Secret report reveals how Erdoğan hushed up probe into al-Shabab financiers in Turkey

Mogadishu, the capital of Somalia, is in ruins due to civil war and terrorism.

Abdullah Bozkurt

 

A classified report by Turkey’s Financial Crimes Investigation Board (MASAK), obtained by Nordic Monitor, reveals how the Islamist government of President Recep Tayyip Erdoğan hushed up a probe into hundreds of thousands of dollars in aid to the al-Shabab terrorist organization in Somalia.

The report, stamped “secret,” provides further details in a scandal that was originally exposed by Nordic Monitor in January 2019 and highlights the role of Turkey’s National Intelligence Organization (MİT) in empowering the al-Qaeda and al-Shabab terror groups.

According to the MASAK report, the Turkish Foreign Ministry sent a letter no.48378 to MASAK on March 22, 2013, attaching a request for information sent by the US Treasury’s Office of Terrorism and Financial Intelligence, led by Under Secretary David S. Cohen at the time. The intelligence picked up by the Americans indicated that Turkish national İbrahim Şen and his brother Abdulkadir Şen were involved in delivering $600,000 to al-Shabab between September and December 2012.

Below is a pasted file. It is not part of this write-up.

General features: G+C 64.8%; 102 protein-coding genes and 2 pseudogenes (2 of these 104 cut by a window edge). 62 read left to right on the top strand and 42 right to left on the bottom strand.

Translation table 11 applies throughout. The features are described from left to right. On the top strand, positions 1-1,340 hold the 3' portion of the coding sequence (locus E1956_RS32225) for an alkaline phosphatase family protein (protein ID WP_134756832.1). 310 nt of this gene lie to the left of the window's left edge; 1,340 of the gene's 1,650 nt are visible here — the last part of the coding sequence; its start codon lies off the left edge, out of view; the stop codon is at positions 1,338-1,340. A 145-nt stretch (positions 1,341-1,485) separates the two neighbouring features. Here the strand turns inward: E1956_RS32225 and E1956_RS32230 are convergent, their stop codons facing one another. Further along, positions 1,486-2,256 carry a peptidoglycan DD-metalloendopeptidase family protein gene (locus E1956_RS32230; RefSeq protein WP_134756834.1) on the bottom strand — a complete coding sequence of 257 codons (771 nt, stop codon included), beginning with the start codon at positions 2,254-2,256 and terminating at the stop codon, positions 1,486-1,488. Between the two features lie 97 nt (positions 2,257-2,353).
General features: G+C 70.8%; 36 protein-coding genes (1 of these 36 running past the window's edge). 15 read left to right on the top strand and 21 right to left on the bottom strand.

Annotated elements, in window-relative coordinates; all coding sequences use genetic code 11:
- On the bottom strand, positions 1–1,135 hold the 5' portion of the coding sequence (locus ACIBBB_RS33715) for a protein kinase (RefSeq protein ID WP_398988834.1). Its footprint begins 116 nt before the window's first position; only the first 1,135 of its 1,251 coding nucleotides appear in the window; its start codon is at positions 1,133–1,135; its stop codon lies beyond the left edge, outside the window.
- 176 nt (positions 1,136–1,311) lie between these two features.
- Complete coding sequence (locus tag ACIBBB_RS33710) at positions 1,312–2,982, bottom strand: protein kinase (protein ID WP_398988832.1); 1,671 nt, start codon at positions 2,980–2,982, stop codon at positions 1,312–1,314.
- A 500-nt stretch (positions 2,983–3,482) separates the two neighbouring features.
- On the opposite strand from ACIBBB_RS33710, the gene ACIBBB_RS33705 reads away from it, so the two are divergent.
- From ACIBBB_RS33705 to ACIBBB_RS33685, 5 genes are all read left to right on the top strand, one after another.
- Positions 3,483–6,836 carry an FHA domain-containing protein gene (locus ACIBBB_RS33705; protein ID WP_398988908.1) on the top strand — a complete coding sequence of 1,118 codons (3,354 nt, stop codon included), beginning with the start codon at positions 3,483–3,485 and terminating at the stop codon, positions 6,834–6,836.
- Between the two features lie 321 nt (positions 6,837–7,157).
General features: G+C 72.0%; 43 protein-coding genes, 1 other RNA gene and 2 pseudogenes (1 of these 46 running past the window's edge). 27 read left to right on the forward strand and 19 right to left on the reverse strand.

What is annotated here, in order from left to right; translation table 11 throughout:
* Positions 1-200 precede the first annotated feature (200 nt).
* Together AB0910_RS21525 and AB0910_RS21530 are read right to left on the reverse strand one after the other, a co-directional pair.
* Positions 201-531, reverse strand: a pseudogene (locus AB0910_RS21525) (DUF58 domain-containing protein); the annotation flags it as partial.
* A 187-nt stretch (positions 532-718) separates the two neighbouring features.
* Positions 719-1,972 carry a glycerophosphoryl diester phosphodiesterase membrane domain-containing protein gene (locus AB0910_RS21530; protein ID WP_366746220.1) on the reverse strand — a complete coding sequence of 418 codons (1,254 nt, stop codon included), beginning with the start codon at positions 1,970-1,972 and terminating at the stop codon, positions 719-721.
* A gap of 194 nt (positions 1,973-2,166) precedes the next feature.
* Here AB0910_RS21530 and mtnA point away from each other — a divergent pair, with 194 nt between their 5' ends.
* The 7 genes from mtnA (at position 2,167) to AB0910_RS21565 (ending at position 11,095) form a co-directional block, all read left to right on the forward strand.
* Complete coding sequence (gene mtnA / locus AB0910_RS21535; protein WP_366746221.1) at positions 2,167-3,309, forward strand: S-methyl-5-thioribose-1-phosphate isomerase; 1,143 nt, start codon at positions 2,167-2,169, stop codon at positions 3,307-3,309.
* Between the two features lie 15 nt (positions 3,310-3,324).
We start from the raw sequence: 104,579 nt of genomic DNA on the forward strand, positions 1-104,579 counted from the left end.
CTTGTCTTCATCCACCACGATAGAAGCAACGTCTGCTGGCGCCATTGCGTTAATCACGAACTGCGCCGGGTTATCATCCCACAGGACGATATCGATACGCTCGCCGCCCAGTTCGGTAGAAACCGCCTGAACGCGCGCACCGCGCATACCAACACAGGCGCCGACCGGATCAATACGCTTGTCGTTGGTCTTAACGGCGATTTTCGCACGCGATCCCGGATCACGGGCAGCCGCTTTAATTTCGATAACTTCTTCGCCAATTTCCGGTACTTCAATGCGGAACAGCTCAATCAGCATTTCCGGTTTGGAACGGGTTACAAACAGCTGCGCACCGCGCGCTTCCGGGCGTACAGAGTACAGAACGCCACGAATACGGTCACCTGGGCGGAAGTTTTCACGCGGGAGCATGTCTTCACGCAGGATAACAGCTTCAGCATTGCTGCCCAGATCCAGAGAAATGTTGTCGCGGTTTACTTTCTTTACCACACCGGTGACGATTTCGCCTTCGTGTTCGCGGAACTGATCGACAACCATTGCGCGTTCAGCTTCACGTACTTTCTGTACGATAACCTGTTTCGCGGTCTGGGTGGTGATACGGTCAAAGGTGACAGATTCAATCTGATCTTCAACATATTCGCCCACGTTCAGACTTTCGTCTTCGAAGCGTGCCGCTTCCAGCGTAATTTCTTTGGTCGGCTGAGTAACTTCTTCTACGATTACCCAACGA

The intelligence was credible enough for the Americans to make use of official inter-agency channels between the two countries. Turkey’s MASAK and the US Treasury’s Office of Terrorism and Financial Intelligence are the key agencies and points of contact in anti-money laundering/combating the financing of terrorism (AML/CFT) by the Financial Action Task Force (FATF), an intergovernmental organization to develop policies to combat money laundering and terrorism financing.

Ibrahim Şen, an al-Qaeda terrorist, was detained in Pakistan over al-Qaeda links and transferred to Guantanamo, where he was kept until 2005, before US officials decided to turn him over to Turkey. He was indicted in 2008 on al-Qaeda charges and convicted. In 2011, when the Syrian crisis started, the Turkish intelligence agency recruited him as an operative to mobilize jihadists in Syria. MASAK responded to the US Treasury request in a secret letter on August 1, 2013 that was sent to the Turkish Foreign Ministry for transmission to the US authorities.

 

The classified MASAK report that shows US, UK and French authorities asked for information about al-Qaeda-linked Turkish nationals who were protected by the Erdoğan government in Turkey.

 

 

While the exchange of information was taking place between Turkish and US authorities, the prosecutor’s office out of Turkey’s eastern province of Van near the Iranian border was running its own separate terrorism investigation into the Şen brothers and other suspects. In January 2014 the prosecutor secured warrants to detain both brothers and other al-Qaeda suspects, including Osman Nuri Gülaçar, a senior figure in the provincial establishment of the ruling Justice and Development Party (AKP).